Nearly half the world's population now lives in urban areas. New results from PISA indicate that this could be good news for students who go to school in those areas. An "urban advantage" in student performance is evident in nearly every country and economy that participated in the PISA 2009 assessment.
PISA show that while large cities can be a challenge to educators, they are mostly a boon, particularly when all students can take advantage of the wealth of cultural and social opportunities that big cities offer. PISA results also show that schools in urban areas differ from schools in less-populated areas - in ways that are usually associated with better student performance.
On average, across OECD countries, students who attend schools in cities of more than 100 000 people perform better in PISA than students who attend schools in villages, rural areas, or towns with up to 100 000 inhabitants. This difference in performance translates to about 20 PISA score points - the equivalent of half-a-year of schooling. In many countries and economies, the performance difference between the two groups of students reflects families' decisions about housing and employment, which, in turn, influence how students' socio-economic status is distributed geographically.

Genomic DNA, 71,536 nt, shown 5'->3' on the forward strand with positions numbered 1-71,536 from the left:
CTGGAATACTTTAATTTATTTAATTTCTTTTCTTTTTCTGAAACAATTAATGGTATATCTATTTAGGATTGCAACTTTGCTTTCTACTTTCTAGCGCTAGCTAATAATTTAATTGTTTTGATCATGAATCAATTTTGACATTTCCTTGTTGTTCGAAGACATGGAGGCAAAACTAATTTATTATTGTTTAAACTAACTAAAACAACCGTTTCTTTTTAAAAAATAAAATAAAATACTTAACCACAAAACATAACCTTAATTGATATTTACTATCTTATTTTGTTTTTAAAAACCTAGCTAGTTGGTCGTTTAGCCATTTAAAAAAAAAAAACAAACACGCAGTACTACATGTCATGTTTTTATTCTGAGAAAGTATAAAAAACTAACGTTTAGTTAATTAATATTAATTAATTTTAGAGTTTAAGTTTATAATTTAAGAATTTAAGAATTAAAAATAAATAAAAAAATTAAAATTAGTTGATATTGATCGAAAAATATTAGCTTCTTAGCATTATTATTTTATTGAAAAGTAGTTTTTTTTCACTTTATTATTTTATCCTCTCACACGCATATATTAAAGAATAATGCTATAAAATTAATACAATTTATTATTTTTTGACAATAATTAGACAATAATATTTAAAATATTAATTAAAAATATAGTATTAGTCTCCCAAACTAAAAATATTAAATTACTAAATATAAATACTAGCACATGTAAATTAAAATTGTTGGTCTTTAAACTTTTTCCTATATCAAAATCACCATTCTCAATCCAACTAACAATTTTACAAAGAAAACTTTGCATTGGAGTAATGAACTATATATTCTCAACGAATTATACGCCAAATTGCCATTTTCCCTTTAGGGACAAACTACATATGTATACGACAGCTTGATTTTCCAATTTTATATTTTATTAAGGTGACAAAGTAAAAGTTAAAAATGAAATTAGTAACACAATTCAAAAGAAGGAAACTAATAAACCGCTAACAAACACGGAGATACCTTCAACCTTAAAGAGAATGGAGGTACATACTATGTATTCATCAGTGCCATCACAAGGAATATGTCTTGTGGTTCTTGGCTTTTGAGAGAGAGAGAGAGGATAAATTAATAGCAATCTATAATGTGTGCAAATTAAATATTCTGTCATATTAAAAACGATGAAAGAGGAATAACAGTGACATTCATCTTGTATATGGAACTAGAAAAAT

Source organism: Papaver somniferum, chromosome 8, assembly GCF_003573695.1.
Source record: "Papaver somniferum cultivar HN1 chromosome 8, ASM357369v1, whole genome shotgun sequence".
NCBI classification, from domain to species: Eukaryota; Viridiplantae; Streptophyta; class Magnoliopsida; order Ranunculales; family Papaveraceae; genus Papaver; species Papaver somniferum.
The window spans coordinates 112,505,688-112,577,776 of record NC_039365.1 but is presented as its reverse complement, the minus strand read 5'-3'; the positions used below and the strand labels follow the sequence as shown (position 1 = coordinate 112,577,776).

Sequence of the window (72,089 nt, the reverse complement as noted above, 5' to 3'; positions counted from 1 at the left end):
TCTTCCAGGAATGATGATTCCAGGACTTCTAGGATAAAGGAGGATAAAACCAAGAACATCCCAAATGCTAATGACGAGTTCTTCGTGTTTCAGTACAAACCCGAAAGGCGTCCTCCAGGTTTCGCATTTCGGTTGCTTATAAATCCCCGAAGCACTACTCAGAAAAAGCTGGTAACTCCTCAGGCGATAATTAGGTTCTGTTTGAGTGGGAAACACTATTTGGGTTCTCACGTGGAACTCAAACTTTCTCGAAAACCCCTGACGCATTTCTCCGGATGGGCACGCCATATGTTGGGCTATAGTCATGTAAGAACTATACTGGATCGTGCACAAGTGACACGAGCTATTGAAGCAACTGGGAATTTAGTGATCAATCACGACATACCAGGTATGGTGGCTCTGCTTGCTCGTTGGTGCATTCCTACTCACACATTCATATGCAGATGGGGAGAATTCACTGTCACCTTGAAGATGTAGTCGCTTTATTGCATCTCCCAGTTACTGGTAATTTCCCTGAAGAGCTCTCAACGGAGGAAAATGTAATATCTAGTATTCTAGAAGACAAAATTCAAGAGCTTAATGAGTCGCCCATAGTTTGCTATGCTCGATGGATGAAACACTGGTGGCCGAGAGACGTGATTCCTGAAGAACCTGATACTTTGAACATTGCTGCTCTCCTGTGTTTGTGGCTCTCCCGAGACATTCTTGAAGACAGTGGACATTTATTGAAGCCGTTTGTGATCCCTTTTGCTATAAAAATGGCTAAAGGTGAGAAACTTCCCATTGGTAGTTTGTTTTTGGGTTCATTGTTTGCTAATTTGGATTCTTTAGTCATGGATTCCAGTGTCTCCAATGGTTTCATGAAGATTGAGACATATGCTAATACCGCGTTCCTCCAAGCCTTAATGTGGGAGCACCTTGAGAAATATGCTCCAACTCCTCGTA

In all countries and economies except for Austria, Belgium, Germany, the United Kingdom, Israel, Korea, the Netherlands and the United States, students who attend schools in urban settings come from more advantaged socio-economic backgrounds. In Denmark, on the other hand, students whose parents have high levels of education and high-status occupations are more likely to attend school in rural locations or in towns of up to 100 000 people.
But the socio-economic status of students is only one of the factors that is associated with the better performance among students who attend school in cities. These schools have certain characteristics that PISA shows are positively related to performance. Urban schools are usually larger, enjoy greater responsibility for resource allocation, are less likely to experience staff shortages, are more likely to have a higher proportion of qualified teachers, and have higher student-teacher ratios than schools in rural areas and towns, especially in partner countries and economies.
PISA also shows that in Australia, Dubai (UAE), Estonia, Iceland, Israel, Montenegro, New Zealand, Qatar and Sweden, students who attend schools in urban areas tend to enjoy a better disciplinary climate in their classes than students who attend schools in less-populated areas (though in Brazil, Mexico, Poland, the Slovak Republic, Slovenia and Tunisia, the opposite is true). In 15 countries, students who attend schools in urban settings are more likely to be able to choose among a greater number and wider range of extracurricular activities.
What this tells us is that some of the conventional wisdom about big city schools may be a little off. Given the heterogeneity of the student population, large cities might actually offer students more, not less, stimulation and inspiration; and with more autonomy in allocating resources, urban schools may be better able to meet the needs of all their students.